Neoseiulus fallacis – Prevention and Management of Spider Mites


Use fallacis more for control. Although they will attack spider mites and eggs, they can also stay alive by feeding on other things. Slighly less aggressive than persimilis.


Both persimilis and fallacis are shipped as live adults. We ship them once a week usually on Wednesday and they must be shipped overnight to make sure they get to you as live adults!  So even though you are paying for overnight shipping – no matter when you order – your spider mite predators will usually arrive on Thursday!

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What are fallacis?

Neoseiulus  fallacis are known as the the all-purpose predatory mite as not only do they attack spider mites and their eggs, but also can feed on pollen to keep alive to watch out for any wayward mites.fallacis are better than persimilis in surviving a wider range of conditions but not quite as aggressive.  Mites that have to worry about fallacis  include
-the two-spotted mite (Tetranychus urticae)
-the carmine red mite (T. cinnabarinus)
-a two-spotted mite relative (T. evansi)
-the European red mite (Panonychus ulmi)
-the citrus red mite (P. citri)
-the southern red mite (Oligonychus ilicis)
-the six-spotted mite (Eotetranychus sexmaculatus)
-the Pacific mite (T. pacificus)
and more…

How they live.

About the size of a period in this sentence, these clear-white to clear-pink adult female mites lay eggs (up to 100) right in the middle of spider mite concentrations and their webbing if present.  Hatching eggs turn into nymphal forms which also feed on spider mite eggs and young spider mites.Immature predators grow about 8 days before their change into adults. The adults live about a month.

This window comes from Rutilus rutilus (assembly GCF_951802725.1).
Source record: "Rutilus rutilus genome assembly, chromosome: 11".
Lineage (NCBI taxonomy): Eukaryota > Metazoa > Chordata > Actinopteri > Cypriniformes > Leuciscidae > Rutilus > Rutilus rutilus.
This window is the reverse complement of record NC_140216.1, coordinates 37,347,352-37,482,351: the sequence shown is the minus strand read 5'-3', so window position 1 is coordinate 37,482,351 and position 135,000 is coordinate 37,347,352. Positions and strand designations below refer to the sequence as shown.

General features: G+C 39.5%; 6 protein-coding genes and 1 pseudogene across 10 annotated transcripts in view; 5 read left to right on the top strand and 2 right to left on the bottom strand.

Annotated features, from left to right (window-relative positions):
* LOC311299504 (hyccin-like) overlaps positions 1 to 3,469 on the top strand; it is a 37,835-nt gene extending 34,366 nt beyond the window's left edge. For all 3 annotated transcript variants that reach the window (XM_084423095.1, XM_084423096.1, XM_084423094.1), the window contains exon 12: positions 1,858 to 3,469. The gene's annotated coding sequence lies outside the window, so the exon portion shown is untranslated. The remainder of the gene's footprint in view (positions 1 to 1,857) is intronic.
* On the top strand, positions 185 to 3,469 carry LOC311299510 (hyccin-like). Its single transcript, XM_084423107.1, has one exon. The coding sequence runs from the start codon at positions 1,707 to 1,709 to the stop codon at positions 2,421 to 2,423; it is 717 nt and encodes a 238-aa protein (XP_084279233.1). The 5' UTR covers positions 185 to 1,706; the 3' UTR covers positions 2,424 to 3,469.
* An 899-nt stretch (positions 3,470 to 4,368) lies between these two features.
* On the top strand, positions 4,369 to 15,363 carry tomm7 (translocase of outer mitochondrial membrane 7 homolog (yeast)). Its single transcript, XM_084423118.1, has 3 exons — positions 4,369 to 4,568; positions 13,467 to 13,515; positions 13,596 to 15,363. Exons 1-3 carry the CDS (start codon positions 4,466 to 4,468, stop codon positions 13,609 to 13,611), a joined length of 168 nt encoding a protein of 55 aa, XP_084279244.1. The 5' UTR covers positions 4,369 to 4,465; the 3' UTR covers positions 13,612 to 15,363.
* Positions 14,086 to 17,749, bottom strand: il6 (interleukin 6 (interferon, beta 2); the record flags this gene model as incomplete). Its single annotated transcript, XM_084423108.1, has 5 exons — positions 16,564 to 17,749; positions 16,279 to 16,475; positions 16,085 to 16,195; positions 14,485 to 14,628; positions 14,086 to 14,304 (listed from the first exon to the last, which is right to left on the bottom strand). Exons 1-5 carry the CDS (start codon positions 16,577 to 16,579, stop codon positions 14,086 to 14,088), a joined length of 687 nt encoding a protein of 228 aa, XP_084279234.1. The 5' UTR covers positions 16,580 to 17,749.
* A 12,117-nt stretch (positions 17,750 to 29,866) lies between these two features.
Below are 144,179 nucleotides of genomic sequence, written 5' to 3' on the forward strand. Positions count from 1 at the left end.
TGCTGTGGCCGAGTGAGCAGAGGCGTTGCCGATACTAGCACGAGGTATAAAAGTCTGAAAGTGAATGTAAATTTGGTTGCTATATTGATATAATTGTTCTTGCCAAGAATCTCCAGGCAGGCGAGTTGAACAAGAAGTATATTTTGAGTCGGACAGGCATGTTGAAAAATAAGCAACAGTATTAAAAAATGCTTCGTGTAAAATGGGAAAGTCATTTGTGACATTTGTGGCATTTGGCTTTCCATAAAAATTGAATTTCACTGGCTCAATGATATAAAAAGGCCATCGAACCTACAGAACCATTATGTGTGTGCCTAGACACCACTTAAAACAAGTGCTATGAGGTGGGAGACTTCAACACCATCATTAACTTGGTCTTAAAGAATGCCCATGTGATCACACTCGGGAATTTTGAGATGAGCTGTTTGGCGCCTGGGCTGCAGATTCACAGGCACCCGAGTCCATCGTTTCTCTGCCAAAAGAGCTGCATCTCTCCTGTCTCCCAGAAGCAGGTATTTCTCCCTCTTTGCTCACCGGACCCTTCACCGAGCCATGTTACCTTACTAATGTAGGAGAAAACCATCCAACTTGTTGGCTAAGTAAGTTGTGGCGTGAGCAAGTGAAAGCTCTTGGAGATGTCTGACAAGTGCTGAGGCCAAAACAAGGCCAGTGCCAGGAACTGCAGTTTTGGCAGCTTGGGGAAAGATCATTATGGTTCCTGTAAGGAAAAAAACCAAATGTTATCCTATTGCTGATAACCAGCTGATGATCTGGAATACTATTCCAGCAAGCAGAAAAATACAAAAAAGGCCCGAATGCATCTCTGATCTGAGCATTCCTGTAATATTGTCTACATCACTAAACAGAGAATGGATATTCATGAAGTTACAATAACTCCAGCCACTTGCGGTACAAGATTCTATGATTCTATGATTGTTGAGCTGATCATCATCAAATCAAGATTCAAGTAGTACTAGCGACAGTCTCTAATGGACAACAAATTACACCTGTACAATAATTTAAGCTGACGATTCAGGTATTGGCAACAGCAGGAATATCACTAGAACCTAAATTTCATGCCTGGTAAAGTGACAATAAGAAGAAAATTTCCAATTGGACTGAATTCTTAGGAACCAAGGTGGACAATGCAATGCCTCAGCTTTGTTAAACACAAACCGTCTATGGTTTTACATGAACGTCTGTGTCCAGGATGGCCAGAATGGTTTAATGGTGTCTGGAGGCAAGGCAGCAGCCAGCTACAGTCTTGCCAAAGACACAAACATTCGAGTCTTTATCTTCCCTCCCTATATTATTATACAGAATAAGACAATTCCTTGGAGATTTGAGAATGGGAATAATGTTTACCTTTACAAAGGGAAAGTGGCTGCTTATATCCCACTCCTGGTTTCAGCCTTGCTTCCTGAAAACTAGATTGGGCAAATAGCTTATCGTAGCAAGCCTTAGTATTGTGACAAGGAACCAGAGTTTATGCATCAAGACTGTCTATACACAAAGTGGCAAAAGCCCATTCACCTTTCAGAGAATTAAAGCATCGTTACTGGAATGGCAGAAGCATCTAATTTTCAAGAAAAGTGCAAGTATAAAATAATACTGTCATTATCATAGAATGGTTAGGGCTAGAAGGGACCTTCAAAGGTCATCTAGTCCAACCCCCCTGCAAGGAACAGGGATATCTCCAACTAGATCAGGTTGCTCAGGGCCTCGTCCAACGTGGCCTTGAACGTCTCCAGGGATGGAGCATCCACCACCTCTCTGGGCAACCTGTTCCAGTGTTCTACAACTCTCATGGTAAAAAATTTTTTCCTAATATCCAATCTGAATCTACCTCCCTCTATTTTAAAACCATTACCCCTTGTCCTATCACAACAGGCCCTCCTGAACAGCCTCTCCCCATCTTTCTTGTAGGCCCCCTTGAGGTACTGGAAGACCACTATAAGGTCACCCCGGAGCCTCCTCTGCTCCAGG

Best environment.

Fallacis will perform best in temps  70-100°F with a relative humidity of between 40-90%. Lower or higher temps hamper reproduction and movement. They can feed in as low as 35 degrees and up to 100 degrees! They can live off pollen alone if need be while they wait for spider mites to make a run for your plants! They can also overwinter and be ready for the spring!

How to find them.

How do you know they are working? You probably will not see them without a magnifying glass, but look for new growth on previously infected plants.  If you look closely you might see them scurrying across the underside of the leaves looking for prey!

Additional information


2000 Adults, 5000 Adults


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